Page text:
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Stripped off their barks, trees are dying in Lunjika forest

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STRIPPED AND DYING—These trees have had their barks removed to make beehives

By Sebastian Nyirenda:

Forest apiculture is often considered as a strategic effort to protect and preserve forests through offering people alternative and improved livelihoods.

According to experts, communities that depend on forest products for their livelihoods know that bees are important not only for ecological reasons but also for generation of honey for sale.

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But, as we have found out, in Mzimba District, forest apiculture through use of locally made beehives, is one of the factors that is promoting tree loss and degradation of forest beauty in a forest around Lunjika as people are using tree barks to make the beehives.

Take the bushy shortcut route to get to Lunjika Mission Hospital, in the area of Traditional Authority Kampingo Sibande in Mzimba, about 12 km away from Lunjika Turn-off on the M1 Road. Along the route, about 20 or so big natural trees have lost their barks.

Stripped of their barks, some of the trees have completely dried up while others are surviving by the skin of their teeth.

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In an interview, Group Village Headman Mahuza Mkandawire, blames some of his subjects for being behind the killing of the trees.

“Due to high poverty levels, some of my people who cannot afford modern beehives engage in the malpractice of removing tree barks,” he says.

He says they beat the security system which the village set up and cut trees in the forest. According to Mkandawire, while some have been apprehended and punished before, the practice continues.

He further observes that it is cheaper to acquire beehives locally than to purchase a modern one. All the local one demands is a carpenter, a hanging wire, the bark of a tree and some nails. This may cost K500 only, he says.

With the modern one, it needs planks, metal sheet for water proofing it and plywood, among other  materials. The cost could be as much as K30 000 or more.

Felix Namakhuwa, a citizen with interest in environmental issues, says trees that have received injury through stripping off their barks have few chances of survival.

“When injury takes place on the tree bark, some plant tissues get damaged and this disturbs transmission of food nutrients and water from the roots to the leaves,” he says.

He adds that failure of water and food nutrients to move from the roots to the leaves causes death of a plant, which could lead to loss of forest.

Namakhuwa further wonders why people go for locally-made beehives that promote deforestation when government, through projects such as the Agriculture Commercialisation (Agcom), supports bee keeping initiatives that are environmentally friendly.

Eliza Mhango says loss of trees in the area is causing heavy floods and, consequently soil erosion which is affecting crop production.

“Due to loss of trees, strong winds have blown off roofs of our houses,” says Mhango, adding that many people in the area have relocated to other places to escape from disasters and to seek water access.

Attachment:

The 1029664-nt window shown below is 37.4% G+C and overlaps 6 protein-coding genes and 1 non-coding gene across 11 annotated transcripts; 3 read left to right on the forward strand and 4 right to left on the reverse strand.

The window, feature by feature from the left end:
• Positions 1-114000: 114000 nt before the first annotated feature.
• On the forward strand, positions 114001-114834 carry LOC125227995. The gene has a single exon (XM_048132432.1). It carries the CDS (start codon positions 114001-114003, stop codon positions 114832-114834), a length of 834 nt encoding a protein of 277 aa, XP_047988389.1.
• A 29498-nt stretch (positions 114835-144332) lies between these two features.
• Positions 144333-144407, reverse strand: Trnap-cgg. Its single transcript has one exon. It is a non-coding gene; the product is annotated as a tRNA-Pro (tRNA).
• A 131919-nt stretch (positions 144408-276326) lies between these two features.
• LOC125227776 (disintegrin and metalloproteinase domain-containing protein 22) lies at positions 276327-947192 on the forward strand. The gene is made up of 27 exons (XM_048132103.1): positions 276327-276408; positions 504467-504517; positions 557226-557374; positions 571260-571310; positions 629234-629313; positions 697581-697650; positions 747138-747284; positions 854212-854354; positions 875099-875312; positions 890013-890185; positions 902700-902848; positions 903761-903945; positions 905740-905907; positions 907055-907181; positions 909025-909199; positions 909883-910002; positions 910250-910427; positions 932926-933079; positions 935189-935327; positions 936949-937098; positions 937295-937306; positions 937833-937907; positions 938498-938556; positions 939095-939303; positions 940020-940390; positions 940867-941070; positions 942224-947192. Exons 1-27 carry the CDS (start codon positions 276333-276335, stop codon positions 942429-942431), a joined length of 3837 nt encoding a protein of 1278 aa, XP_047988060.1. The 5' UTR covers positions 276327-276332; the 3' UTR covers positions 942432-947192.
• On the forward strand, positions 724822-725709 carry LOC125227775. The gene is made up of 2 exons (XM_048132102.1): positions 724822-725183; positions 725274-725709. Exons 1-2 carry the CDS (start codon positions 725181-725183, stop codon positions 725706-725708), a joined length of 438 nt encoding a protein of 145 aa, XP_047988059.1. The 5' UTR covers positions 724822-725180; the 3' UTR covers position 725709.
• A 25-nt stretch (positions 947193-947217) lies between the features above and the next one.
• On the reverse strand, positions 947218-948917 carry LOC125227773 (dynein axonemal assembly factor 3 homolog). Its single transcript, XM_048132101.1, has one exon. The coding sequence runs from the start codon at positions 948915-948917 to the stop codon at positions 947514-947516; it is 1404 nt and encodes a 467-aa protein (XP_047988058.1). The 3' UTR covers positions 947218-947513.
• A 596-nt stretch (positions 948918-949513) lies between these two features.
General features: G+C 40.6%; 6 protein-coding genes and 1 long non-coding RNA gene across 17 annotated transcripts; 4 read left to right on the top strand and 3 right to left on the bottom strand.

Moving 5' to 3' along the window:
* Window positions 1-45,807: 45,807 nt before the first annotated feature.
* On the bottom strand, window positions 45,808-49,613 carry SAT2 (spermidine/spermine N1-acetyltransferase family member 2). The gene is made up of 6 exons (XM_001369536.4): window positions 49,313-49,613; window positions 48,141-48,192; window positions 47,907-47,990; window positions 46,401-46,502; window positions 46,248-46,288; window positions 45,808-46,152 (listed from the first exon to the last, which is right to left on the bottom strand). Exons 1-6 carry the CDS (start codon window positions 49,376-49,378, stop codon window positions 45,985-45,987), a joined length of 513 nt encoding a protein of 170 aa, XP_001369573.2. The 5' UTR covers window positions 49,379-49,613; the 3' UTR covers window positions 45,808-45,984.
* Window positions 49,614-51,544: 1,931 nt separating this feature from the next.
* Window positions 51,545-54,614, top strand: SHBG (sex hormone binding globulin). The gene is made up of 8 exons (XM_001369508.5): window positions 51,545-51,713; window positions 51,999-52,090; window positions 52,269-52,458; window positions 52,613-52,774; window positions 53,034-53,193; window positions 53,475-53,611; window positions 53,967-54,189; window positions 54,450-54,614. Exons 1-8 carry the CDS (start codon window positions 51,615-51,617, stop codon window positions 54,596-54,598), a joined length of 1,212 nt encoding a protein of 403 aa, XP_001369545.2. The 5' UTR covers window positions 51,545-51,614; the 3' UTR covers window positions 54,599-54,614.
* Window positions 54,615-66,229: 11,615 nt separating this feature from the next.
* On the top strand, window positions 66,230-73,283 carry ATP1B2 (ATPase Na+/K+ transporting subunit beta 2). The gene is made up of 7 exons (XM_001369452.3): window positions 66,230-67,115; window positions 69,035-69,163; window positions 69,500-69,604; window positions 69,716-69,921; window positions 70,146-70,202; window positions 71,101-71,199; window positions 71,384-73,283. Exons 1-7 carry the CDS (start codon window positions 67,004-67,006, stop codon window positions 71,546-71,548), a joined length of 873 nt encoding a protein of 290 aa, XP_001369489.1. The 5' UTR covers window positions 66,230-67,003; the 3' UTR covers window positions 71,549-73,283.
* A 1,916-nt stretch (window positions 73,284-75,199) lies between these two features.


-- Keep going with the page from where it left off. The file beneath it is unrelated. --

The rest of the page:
She says with the depletion of the Viphya Plantation, many of those that used to rely on the pine plantation are now turning on natural trees in the area for poles and hardwood for planks.

District Forestry Officer for Mzimba, Lifred Banda, admits that forests in Mzimba in general are under siege.

“Wanton cutting down of trees is a big challenge in the district,” he says.

But he says his office is implementing a number of activities to deal with acts of deforestation. These initiatives include setting up Village Natural Resources Management Committees (VNRMCs) to lead communities in management of forests in various areas across the district.

“With these VNMRCs, we formulate and enforce bylaws to deal with illegal charcoal production, wanton cutting of trees and deforestation in general,” he says.

The committees also conduct periodic forest patrols with district patrol teams to enforce the Forestry Act.

Banda further says they also conduct sensitisation meetings with chiefs and various communities on effects of deforestation.

“We are lobbying for support from various stakeholders to assist in law enforcement, afforestation of deforested areas as well as management of naturally growing trees,” he says.

One of the challenges affecting operations of the Department of Forestry across the country is that of shortage of staff and lack of resources in general.

In an interview recently at the Association of Environmental Journalists (AEJ) media training workshop in Lilongwe, Chief of Party for Modern Cooking For Healthy Forests (MCHF), Ramzy Kanaan, tipped the Malawi Government to come up with projects with consideration on the available resources.

“Issues of human resources and finances are critical when it comes to managing big projects like forests, so my free advice to Malawi Government is that it has to venture into projects depending on these resources,” he said.

Minister of Forest and Natural Resources, Nancy Tembo, lauds development partners in forest management and natural resources, saying they are helping Malawi move towards achieving some of the natural resources related Sustainable Development Goals (SDGs).

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